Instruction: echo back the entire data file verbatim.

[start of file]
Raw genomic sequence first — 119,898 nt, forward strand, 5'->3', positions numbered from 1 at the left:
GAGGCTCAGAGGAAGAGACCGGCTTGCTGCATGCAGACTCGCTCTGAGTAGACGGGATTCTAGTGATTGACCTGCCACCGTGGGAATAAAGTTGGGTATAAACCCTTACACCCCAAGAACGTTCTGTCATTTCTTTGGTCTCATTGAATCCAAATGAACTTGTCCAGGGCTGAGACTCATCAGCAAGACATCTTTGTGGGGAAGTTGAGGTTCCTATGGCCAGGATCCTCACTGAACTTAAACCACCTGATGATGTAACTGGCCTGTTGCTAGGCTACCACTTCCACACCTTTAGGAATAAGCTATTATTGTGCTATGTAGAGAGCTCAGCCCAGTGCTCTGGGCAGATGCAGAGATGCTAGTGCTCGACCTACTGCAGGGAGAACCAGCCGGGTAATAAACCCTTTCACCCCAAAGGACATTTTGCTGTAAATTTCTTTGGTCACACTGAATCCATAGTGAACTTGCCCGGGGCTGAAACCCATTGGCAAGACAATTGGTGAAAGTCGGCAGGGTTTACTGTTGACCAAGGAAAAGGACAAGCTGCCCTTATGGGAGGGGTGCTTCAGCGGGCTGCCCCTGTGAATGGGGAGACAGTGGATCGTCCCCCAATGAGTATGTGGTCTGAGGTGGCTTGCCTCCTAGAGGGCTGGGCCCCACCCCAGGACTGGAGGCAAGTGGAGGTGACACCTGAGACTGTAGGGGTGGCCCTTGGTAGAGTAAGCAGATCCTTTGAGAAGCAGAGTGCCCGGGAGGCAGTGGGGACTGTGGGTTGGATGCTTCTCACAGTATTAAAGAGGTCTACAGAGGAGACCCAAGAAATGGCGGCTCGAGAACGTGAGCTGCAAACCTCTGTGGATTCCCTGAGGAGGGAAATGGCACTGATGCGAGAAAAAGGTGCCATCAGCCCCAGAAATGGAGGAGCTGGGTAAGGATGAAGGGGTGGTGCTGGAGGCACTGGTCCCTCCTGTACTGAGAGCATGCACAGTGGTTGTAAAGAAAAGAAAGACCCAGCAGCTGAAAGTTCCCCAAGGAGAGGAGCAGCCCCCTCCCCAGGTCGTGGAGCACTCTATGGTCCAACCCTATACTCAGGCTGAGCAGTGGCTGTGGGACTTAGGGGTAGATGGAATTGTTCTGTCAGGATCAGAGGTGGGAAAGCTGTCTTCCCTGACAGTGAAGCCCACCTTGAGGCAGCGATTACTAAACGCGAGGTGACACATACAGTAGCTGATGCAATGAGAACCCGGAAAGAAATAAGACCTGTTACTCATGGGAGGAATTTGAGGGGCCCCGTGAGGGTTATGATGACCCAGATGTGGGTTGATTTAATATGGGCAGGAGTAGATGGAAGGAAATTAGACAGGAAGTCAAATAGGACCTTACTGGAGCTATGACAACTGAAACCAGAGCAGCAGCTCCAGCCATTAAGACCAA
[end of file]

Raw genomic sequence first — 119,898 nt, forward strand, 5'->3', positions numbered from 1 at the left:
GAGGCTCAGAGGAAGAGACCGGCTTGCTGCATGCAGACTCGCTCTGAGTAGACGGGATTCTAGTGATTGACCTGCCACCGTGGGAATAAAGTTGGGTATAAACCCTTACACCCCAAGAACGTTCTGTCATTTCTTTGGTCTCATTGAATCCAAATGAACTTGTCCAGGGCTGAGACTCATCAGCAAGACATCTTTGTGGGGAAGTTGAGGTTCCTATGGCCAGGATCCTCACTGAACTTAAACCACCTGATGATGTAACTGGCCTGTTGCTAGGCTACCACTTCCACACCTTTAGGAATAAGCTATTATTGTGCTATGTAGAGAGCTCAGCCCAGTGCTCTGGGCAGATGCAGAGATGCTAGTGCTCGACCTACTGCAGGGAGAACCAGCCGGGTAATAAACCCTTTCACCCCAAAGGACATTTTGCTGTAAATTTCTTTGGTCACACTGAATCCATAGTGAACTTGCCCGGGGCTGAAACCCATTGGCAAGACAATTGGTGAAAGTCGGCAGGGTTTACTGTTGACCAAGGAAAAGGACAAGCTGCCCTTATGGGAGGGGTGCTTCAGCGGGCTGCCCCTGTGAATGGGGAGACAGTGGATCGTCCCCCAATGAGTATGTGGTCTGAGGTGGCTTGCCTCCTAGAGGGCTGGGCCCCACCCCAGGACTGGAGGCAAGTGGAGGTGACACCTGAGACTGTAGGGGTGGCCCTTGGTAGAGTAAGCAGATCCTTTGAGAAGCAGAGTGCCCGGGAGGCAGTGGGGACTGTGGGTTGGATGCTTCTCACAGTATTAAAGAGGTCTACAGAGGAGACCCAAGAAATGGCGGCTCGAGAACGTGAGCTGCAAACCTCTGTGGATTCCCTGAGGAGGGAAATGGCACTGATGCGAGAAAAAGGTGCCATCAGCCCCAGAAATGGAGGAGCTGGGTAAGGATGAAGGGGTGGTGCTGGAGGCACTGGTCCCTCCTGTACTGAGAGCATGCACAGTGGTTGTAAAGAAAAGAAAGACCCAGCAGCTGAAAGTTCCCCAAGGAGAGGAGCAGCCCCCTCCCCAGGTCGTGGAGCACTCTATGGTCCAACCCTATACTCAGGCTGAGCAGTGGCTGTGGGACTTAGGGGTAGATGGAATTGTTCTGTCAGGATCAGAGGTGGGAAAGCTGTCTTCCCTGACAGTGAAGCCCACCTTGAGGCAGCGATTACTAAACGCGAGGTGACACATACAGTAGCTGATGCAATGAGAACCCGGAAAGAAATAAGACCTGTTACTCATGGGAGGAATTTGAGGGGCCCCGTGAGGGTTATGATGACCCAGATGTGGGTTGATTTAATATGGGCAGGAGTAGATGGAAGGAAATTAGACAGGAAGTCAAATAGGACCTTACTGGAGCTATGACAACTGAAACCAGAGCAGCAGCTCCAGCCATTAAGACCAA